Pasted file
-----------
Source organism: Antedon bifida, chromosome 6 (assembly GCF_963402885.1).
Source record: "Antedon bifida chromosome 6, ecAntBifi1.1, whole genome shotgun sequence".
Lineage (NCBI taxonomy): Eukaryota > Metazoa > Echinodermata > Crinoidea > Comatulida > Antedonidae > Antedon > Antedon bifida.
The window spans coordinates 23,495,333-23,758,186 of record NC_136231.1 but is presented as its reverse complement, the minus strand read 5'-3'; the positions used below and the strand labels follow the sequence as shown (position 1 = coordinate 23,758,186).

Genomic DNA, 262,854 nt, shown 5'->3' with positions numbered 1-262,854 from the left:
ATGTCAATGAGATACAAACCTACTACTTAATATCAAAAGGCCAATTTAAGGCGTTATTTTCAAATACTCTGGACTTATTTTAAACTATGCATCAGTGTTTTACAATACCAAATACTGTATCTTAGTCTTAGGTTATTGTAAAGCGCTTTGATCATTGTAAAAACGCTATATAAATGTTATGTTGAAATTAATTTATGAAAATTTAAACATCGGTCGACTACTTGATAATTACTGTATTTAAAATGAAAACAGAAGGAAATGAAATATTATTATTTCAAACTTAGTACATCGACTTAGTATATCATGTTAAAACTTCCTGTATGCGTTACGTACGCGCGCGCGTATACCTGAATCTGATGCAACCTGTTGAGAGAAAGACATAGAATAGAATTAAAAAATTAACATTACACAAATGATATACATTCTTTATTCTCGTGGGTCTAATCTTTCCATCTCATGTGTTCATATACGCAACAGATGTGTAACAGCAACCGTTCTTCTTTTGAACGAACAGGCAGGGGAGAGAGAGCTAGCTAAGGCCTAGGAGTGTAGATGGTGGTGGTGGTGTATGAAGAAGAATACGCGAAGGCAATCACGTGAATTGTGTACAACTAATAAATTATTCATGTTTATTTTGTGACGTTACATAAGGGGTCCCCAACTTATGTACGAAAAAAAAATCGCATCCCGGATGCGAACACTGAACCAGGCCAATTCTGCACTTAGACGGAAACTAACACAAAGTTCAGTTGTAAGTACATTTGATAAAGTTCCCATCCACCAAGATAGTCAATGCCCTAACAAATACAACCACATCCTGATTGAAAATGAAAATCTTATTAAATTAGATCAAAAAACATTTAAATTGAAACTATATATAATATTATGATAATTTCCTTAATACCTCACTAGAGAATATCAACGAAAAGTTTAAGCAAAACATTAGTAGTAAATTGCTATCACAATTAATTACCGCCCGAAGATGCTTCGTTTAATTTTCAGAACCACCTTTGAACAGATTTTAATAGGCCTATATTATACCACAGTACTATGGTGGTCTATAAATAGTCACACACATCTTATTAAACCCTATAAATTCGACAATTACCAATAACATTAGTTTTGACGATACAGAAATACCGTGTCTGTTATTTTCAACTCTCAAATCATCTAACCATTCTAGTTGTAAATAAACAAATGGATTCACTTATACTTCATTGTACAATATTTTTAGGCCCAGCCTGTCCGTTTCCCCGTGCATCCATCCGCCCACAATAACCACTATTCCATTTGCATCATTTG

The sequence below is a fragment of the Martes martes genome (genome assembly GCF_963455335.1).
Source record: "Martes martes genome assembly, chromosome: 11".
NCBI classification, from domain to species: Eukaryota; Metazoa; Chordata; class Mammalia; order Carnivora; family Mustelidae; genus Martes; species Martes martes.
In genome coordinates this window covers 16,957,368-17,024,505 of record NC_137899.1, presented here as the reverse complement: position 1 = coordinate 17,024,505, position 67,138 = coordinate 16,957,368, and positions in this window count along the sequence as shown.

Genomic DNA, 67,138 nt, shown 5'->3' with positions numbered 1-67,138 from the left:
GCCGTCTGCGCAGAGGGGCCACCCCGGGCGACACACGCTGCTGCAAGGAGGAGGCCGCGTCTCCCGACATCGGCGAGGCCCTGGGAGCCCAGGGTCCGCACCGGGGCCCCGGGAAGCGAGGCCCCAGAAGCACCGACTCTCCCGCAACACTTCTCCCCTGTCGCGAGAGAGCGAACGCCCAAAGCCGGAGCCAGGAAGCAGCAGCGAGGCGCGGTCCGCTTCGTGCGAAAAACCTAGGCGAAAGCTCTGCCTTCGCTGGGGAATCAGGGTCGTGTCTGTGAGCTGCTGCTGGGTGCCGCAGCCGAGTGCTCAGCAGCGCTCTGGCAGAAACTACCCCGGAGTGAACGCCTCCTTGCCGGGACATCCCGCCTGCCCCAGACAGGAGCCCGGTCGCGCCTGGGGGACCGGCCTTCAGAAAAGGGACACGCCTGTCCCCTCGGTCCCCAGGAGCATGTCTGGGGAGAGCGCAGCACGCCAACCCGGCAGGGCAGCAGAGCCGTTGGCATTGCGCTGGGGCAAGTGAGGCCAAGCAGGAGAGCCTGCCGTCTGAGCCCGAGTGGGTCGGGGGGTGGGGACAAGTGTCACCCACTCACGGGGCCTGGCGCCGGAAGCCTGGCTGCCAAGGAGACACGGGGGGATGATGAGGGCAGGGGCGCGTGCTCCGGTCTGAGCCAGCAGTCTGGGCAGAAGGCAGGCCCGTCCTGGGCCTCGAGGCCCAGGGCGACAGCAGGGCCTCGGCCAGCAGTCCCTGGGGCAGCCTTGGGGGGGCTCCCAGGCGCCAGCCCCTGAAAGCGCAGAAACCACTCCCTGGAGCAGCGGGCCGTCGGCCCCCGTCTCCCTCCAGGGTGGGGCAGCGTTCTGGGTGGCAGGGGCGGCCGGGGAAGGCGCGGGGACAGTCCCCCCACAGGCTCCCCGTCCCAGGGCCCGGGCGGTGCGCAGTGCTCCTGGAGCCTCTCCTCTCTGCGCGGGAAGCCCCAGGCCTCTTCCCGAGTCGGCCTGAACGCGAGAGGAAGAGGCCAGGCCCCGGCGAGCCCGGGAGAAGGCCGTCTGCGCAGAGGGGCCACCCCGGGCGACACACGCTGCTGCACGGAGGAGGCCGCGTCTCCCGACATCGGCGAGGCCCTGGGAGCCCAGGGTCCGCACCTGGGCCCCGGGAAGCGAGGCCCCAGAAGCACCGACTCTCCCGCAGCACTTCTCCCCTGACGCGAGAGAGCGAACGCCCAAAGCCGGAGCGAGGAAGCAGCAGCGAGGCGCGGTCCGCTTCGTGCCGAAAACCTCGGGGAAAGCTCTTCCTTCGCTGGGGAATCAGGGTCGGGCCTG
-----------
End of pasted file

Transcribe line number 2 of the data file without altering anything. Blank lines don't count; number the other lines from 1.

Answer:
Source record: "Antedon bifida chromosome 6, ecAntBifi1.1, whole genome shotgun sequence".